On Jistianity

“So what exactly do you believe?”

“Do you really think Jesus was the son of God?”

“What the heck is a Jistian anyway?”

Over the years, as I’ve told people my story, these questions have come up on a regular basis. While I’ve certainly used this blog to discuss aspects of what I believe, I’ve never taken the time to develop a more thorough written response.

I will note that what follows simply reflects my current views. It’s been about seven years since I got baptized, and I’ve spent that time doing a lot of reading and thinking. But I have not yet had a chance to engage in any formal studies (something I’m hoping to start in the spring).  There’s a good chance that my beliefs will change as a result of these studies, or based on constructive feedback from some of you.

In the meantime, I am writing this as a sort of benchmark of where my faith is at this time. I also hope that it may be helpful to the many people I have encountered who, like me, are looking for some middle path between complete atheism and swallowing traditional Christian doctrine whole.  If nothing else, it shows the process I’ve used to forge that path.

So here’s what I believe:

1. I believe that there is some ultimate meaning and purpose to the universe and our place in it.

This is my initial, and in some ways most important leap of faith. I am not talking here about how the universe or humanity came to exist. Those ‘how’ questions are firmly in the realm of science, and I am in complete awe of how much hard-working scientists have discovered to help answer these questions.

What I’m talking about is why any of this exists. Is there an underlying purpose and meaning to our lives and to the universe? And it is in this normative realm that I find the answers from science to be woefully inadequate. As far as I can tell from my reading of atheist/scientist authors such as Richard Dawkins or Stephen Hawking, all that science can say is that existence is random – the result of dice being rolled enough times for our universe, planet and species to come into being.  Some scientists such as Dawkins argue that we can still give meaning to our lives, but that any meaning we give is personal – just what we decide to create. As Dawkins puts it: “…our life is as meaningful, as full and as wonderful as we choose to make it.” While this is beautifully put, such an approach is essentially relativistic: it does not offer any foundation for a more universal meaning that would apply to all of our lives.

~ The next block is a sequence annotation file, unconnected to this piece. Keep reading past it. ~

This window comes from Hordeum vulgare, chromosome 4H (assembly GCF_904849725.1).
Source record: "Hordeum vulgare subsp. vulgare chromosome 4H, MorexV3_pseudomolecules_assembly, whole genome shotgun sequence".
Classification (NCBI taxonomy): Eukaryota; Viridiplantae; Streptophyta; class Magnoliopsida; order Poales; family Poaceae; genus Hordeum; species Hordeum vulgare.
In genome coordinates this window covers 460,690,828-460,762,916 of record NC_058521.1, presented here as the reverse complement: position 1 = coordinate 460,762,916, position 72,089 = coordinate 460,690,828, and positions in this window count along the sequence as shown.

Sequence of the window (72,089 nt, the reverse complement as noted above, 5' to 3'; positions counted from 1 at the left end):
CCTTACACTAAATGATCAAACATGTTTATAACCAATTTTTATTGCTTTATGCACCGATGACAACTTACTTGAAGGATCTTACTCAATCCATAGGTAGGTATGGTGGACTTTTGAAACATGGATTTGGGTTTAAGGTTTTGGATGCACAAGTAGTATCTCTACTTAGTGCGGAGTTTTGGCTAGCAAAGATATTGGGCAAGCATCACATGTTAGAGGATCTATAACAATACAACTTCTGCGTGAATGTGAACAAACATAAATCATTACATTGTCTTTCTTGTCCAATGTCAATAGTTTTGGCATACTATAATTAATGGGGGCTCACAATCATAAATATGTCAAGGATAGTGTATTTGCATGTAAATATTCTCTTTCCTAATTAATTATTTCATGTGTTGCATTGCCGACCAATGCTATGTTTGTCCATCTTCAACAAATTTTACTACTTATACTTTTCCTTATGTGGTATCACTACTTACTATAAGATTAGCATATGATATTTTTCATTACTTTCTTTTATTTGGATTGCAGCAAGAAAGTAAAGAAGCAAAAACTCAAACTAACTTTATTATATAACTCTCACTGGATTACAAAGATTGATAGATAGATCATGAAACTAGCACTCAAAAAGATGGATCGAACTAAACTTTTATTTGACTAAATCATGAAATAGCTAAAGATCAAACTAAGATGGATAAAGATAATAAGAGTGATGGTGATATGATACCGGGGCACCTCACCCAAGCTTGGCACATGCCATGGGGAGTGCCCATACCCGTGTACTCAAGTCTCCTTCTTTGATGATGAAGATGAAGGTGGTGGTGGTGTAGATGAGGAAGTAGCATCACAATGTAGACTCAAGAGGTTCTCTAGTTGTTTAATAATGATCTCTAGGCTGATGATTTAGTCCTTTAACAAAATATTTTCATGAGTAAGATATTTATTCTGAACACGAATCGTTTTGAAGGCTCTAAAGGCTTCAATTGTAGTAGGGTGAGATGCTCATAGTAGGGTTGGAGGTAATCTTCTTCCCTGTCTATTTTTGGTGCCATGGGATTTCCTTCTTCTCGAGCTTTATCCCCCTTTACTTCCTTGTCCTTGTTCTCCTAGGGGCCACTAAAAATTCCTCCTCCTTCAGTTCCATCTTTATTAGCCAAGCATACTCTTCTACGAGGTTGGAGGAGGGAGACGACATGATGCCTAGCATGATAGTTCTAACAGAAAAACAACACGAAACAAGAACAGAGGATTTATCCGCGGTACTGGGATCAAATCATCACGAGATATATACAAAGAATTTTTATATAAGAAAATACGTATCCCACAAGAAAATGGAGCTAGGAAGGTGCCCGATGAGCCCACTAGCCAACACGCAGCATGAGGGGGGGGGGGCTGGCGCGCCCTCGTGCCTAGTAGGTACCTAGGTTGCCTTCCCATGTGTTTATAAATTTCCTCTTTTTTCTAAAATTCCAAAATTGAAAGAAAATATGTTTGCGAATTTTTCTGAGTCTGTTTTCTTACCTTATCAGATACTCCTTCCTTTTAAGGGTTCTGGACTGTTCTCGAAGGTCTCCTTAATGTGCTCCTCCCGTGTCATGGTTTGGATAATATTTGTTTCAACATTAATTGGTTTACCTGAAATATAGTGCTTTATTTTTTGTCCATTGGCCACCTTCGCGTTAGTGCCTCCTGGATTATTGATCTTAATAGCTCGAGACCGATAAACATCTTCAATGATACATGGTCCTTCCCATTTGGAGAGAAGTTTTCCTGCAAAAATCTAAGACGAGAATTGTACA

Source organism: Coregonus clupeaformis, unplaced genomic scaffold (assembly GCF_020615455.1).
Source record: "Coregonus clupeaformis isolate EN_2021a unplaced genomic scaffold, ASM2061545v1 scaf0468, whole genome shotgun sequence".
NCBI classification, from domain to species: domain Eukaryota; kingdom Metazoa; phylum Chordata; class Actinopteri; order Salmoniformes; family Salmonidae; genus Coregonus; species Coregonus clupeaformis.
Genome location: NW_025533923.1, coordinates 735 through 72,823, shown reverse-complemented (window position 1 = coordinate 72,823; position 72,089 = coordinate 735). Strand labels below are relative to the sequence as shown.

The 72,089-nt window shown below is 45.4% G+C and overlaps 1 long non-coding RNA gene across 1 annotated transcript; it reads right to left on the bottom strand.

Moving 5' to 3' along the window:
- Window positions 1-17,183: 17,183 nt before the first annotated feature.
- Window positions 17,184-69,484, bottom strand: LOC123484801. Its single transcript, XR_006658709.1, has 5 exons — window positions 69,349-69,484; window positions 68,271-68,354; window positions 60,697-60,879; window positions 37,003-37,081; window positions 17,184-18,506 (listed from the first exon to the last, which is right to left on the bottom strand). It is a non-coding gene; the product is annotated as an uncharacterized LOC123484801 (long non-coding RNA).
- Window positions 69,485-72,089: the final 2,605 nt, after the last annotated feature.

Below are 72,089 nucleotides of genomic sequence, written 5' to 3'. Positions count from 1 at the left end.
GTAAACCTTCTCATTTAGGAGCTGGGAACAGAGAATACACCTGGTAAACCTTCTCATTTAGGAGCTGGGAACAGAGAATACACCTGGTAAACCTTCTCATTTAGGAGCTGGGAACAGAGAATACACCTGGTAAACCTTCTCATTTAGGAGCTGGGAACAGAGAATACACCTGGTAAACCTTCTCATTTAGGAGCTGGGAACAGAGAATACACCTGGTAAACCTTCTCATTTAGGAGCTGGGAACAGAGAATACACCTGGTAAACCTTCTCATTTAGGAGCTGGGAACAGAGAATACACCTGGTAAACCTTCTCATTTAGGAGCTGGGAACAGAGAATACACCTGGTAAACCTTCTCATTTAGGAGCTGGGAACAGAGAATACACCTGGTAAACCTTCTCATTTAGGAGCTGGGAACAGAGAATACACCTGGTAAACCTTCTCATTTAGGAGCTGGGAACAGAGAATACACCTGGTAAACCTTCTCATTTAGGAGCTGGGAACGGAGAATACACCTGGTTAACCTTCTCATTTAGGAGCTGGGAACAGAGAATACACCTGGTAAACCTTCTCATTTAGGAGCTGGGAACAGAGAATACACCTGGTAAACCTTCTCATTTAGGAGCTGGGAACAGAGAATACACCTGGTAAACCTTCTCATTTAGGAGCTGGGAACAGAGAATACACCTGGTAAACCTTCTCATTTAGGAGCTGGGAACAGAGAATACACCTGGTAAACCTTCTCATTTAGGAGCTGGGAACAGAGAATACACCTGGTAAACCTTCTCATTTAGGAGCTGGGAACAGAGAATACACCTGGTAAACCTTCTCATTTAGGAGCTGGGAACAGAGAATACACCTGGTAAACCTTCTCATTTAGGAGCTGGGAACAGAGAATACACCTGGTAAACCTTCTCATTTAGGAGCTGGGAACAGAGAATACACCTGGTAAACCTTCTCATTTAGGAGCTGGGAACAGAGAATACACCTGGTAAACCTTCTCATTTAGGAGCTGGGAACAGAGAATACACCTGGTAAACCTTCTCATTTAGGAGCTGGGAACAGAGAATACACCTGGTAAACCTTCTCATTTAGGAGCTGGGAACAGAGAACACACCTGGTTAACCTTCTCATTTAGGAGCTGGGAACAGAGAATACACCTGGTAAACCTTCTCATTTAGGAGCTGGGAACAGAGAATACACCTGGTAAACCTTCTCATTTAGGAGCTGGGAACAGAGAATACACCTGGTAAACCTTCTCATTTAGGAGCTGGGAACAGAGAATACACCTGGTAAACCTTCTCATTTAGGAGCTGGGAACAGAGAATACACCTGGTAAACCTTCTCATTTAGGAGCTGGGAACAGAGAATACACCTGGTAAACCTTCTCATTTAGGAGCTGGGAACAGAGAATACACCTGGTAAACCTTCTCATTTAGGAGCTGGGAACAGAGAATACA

Others such as social psychologist Jonathan Haidt try to split the question into two parts. As he puts it in The Happiness Hypothesis, the Holy Question –  ‘what is the meaning of life’ – should actually be broken down into two sub-questions:

  1. What is the purpose for which human beings were placed on Earth? Why are we here?
  2. How ought I to live? What should I do to have a good, happy, fulfilling and meaningful life?

Haidt argues that the two questions can be separated, and one can choose to answer the second question based on scientific evidence (what we can learn based on analyzing human psychology and neurology), while leaving the answer to the first question up for discussion  among scientists and theologians.  He does acknowledge that religion keeps these two questions together – with the answers to the first question guiding the answers to the second.

While this is a marginally better solution than what Dawkins offers (and I think it is actually closer to what Sam Harris is trying to get at in The Moral Landscape – namely that science can give us some compelling answers to what will lead to human flourishing), it still is to my mind something of an intellectual dodge – it still leaves the fundamental question of why we are here either unanswered, or answered with a deeply unsatisfying “just because”.

For some folks, that “just because” answer may be sufficient (Haidt relays his own process of struggling and overcoming just this sort of existential angst in his senior year of high school).  But for others, it’s simply not enough. Folks like me keep pushing, wanting answers to the fundamental question.  It’s kind of like the difference between a good rock climber and a bad one. A good rock climber never looks down. A bad rock climber can’t help herself – she knows that she shouldn’t because she needs to just focus on the path above if she’s ever going to make it to the top, but before she can stop herself she looks down anyway and sees this:

I’m a bad rock climber and I need an answer to that fundamental question, because otherwise I have this overwhelming urge to just let go of the rope.

With that  in mind, I will share my next belief:

2. I believe that this ultimate meaning is God